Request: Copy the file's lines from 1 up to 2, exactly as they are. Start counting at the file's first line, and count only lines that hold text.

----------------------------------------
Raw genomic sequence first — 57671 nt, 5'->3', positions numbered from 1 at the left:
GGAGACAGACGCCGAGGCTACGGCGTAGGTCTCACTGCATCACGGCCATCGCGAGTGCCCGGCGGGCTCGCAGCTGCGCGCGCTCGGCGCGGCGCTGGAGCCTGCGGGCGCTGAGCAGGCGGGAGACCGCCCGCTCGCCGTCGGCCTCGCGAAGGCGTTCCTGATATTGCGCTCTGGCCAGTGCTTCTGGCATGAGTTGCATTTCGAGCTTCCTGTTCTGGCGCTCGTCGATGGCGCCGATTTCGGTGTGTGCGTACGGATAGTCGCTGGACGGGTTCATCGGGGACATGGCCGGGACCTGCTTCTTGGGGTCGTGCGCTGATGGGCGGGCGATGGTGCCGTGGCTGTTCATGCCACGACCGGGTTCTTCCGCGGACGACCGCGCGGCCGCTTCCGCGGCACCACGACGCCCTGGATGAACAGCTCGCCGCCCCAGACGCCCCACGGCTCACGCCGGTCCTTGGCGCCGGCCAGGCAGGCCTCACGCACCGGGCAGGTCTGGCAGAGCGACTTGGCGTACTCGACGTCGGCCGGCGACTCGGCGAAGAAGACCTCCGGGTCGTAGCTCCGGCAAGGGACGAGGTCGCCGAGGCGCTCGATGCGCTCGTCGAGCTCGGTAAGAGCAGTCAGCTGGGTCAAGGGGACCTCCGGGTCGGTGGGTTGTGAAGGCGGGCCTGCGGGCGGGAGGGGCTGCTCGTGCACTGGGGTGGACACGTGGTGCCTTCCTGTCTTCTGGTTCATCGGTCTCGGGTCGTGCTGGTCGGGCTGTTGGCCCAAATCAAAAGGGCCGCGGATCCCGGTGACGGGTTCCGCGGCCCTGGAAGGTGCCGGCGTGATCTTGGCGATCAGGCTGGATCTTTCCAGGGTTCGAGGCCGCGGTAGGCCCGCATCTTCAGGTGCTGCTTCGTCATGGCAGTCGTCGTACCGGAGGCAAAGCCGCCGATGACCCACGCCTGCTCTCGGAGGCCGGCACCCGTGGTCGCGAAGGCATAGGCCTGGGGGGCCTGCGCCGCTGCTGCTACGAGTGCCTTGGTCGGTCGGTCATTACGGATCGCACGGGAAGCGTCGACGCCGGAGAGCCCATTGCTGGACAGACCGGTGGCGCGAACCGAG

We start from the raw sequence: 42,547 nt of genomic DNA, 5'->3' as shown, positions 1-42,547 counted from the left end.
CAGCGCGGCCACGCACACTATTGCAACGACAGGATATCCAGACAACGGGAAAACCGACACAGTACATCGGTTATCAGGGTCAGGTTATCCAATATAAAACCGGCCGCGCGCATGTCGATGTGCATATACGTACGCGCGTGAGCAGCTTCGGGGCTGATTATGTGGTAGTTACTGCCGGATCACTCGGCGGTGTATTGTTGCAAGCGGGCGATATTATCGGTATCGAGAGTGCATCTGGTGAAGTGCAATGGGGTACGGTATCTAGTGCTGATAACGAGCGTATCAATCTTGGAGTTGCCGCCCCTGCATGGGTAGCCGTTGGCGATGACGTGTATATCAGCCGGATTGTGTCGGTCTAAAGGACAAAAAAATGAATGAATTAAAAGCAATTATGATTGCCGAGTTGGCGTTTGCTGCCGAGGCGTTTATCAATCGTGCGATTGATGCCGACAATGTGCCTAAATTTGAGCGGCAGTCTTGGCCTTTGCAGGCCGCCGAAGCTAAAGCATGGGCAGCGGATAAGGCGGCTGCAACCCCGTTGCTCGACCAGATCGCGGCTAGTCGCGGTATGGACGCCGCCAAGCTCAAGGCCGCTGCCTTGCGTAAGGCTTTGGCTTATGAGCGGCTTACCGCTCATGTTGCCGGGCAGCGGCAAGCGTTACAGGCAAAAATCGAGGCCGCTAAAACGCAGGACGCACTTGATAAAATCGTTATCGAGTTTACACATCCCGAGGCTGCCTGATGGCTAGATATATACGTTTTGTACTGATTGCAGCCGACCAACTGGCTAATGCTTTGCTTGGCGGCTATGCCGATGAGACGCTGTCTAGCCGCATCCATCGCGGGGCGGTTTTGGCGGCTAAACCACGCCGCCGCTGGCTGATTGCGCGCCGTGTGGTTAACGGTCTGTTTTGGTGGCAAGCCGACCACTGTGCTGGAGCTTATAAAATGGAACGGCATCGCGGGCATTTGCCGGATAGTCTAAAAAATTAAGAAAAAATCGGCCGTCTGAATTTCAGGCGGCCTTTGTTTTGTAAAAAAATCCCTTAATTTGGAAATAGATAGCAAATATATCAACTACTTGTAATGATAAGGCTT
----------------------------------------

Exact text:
Raw genomic sequence first — 57671 nt, 5'->3', positions numbered from 1 at the left:
GGAGACAGACGCCGAGGCTACGGCGTAGGTCTCACTGCATCACGGCCATCGCGAGTGCCCGGCGGGCTCGCAGCTGCGCGCGCTCGGCGCGGCGCTGGAGCCTGCGGGCGCTGAGCAGGCGGGAGACCGCCCGCTCGCCGTCGGCCTCGCGAAGGCGTTCCTGATATTGCGCTCTGGCCAGTGCTTCTGGCATGAGTTGCATTTCGAGCTTCCTGTTCTGGCGCTCGTCGATGGCGCCGATTTCGGTGTGTGCGTACGGATAGTCGCTGGACGGGTTCATCGGGGACATGGCCGGGACCTGCTTCTTGGGGTCGTGCGCTGATGGGCGGGCGATGGTGCCGTGGCTGTTCATGCCACGACCGGGTTCTTCCGCGGACGACCGCGCGGCCGCTTCCGCGGCACCACGACGCCCTGGATGAACAGCTCGCCGCCCCAGACGCCCCACGGCTCACGCCGGTCCTTGGCGCCGGCCAGGCAGGCCTCACGCACCGGGCAGGTCTGGCAGAGCGACTTGGCGTACTCGACGTCGGCCGGCGACTCGGCGAAGAAGACCTCCGGGTCGTAGCTCCGGCAAGGGACGAGGTCGCCGAGGCGCTCGATGCGCTCGTCGAGCTCGGTAAGAGCAGTCAGCTGGGTCAAGGGGACCTCCGGGTCGGTGGGTTGTGAAGGCGGGCCTGCGGGCGGGAGGGGCTGCTCGTGCACTGGGGTGGACACGTGGTGCCTTCCTGTCTTCTGGTTCATCGGTCTCGGGTCGTGCTGGTCGGGCTGTTGGCCCAAATCAAAAGGGCCGCGGATCCCGGTGACGGGTTCCGCGGCCCTGGAAGGTGCCGGCGTGATCTTGGCGATCAGGCTGGATCTTTCCAGGGTTCGAGGCCGCGGTAGGCCCGCATCTTCAGGTGCTGCTTCGTCATGGCAGTCGTCGTACCGGAGGCAAAGCCGCCGATGACCCACGCCTGCTCTCGGAGGCCGGCACCCGTGGTCGCGAAGGCATAGGCCTGGGGGGCCTGCGCCGCTGCTGCTACGAGTGCCTTGGTCGGTCGGTCATTACGGATCGCACGGGAAGCGTCGACGCCGGAGAGCCCATTGCTGGACAGACCGGTGGCGCGAACCGAG